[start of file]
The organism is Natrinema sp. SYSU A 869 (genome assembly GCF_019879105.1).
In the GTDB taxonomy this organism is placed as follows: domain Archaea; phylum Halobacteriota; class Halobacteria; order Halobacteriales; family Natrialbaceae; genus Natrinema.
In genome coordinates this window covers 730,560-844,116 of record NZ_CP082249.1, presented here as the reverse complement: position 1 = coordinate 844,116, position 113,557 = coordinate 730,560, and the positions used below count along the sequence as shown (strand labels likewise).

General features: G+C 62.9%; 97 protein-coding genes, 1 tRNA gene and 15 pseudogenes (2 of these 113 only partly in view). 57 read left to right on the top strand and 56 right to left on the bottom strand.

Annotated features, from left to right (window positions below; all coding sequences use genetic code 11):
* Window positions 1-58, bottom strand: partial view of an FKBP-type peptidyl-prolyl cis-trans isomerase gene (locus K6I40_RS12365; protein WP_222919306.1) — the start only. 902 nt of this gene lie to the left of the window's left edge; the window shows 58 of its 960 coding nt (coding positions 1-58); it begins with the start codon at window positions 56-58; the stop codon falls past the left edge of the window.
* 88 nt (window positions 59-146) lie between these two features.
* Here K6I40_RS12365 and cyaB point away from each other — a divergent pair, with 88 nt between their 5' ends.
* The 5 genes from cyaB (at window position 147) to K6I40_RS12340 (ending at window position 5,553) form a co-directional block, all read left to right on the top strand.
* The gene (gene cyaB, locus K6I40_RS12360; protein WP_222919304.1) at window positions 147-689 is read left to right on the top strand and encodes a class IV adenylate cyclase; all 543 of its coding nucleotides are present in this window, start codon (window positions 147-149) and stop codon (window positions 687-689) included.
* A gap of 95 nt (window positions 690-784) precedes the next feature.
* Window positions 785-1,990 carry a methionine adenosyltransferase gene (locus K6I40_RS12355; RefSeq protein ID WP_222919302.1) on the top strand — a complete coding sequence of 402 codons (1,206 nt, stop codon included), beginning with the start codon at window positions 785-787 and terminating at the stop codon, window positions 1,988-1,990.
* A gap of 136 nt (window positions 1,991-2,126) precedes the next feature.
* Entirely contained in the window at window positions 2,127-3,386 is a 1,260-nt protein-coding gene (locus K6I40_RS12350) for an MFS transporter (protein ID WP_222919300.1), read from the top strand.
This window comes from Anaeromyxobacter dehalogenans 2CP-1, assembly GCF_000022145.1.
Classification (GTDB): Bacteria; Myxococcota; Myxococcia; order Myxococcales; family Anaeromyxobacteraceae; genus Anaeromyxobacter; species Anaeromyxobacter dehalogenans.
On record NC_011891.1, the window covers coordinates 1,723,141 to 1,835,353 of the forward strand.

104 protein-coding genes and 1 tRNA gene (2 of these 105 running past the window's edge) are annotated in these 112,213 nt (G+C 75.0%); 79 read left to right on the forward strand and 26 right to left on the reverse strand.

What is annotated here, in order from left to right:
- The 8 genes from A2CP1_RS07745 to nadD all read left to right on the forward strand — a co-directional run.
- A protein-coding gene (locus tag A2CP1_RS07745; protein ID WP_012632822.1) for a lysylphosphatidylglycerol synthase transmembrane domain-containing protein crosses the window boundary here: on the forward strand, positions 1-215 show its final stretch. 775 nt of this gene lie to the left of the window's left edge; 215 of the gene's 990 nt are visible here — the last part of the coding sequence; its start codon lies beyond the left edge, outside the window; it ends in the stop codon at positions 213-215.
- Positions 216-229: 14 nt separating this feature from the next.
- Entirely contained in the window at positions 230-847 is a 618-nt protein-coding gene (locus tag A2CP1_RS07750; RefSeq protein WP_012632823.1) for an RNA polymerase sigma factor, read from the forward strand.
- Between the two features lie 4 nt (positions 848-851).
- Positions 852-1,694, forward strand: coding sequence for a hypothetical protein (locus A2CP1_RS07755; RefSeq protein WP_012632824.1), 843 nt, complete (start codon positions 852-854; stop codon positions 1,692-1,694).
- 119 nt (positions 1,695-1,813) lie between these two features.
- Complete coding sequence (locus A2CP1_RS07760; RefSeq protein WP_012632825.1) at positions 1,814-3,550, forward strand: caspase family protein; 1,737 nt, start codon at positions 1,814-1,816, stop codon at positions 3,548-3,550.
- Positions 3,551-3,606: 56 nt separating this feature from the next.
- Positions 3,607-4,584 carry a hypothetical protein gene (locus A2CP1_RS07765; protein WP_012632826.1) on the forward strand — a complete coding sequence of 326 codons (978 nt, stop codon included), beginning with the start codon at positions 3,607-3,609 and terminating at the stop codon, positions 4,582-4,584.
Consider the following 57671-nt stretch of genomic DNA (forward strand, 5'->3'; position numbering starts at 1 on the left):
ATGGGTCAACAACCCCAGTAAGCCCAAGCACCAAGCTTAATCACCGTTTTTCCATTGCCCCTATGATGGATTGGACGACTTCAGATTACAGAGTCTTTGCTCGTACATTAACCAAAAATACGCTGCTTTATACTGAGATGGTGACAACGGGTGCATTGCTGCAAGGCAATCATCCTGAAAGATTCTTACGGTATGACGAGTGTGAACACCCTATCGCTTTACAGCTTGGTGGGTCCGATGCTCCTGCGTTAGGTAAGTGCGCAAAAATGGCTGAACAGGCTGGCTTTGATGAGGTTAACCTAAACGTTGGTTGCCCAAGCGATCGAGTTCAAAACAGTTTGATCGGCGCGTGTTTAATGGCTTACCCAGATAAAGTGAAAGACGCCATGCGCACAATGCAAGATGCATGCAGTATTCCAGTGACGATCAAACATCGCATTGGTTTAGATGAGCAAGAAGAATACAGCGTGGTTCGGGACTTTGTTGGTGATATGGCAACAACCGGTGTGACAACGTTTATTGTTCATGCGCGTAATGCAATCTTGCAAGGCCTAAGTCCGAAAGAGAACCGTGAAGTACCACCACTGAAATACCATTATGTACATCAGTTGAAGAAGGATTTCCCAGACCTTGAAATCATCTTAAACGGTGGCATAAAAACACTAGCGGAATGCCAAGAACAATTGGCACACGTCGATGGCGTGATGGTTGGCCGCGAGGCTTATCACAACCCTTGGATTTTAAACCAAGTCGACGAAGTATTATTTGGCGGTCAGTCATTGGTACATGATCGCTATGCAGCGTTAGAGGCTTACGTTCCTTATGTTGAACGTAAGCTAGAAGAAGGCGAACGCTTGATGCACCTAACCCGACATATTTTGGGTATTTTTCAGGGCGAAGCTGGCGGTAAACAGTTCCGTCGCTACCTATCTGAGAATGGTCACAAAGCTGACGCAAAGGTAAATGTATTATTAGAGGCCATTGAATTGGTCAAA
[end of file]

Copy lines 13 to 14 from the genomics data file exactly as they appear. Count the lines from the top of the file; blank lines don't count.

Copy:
* A gap of 136 nt (window positions 1,991-2,126) precedes the next feature.
* Entirely contained in the window at window positions 2,127-3,386 is a 1,260-nt protein-coding gene (locus K6I40_RS12350) for an MFS transporter (protein ID WP_222919300.1), read from the top strand.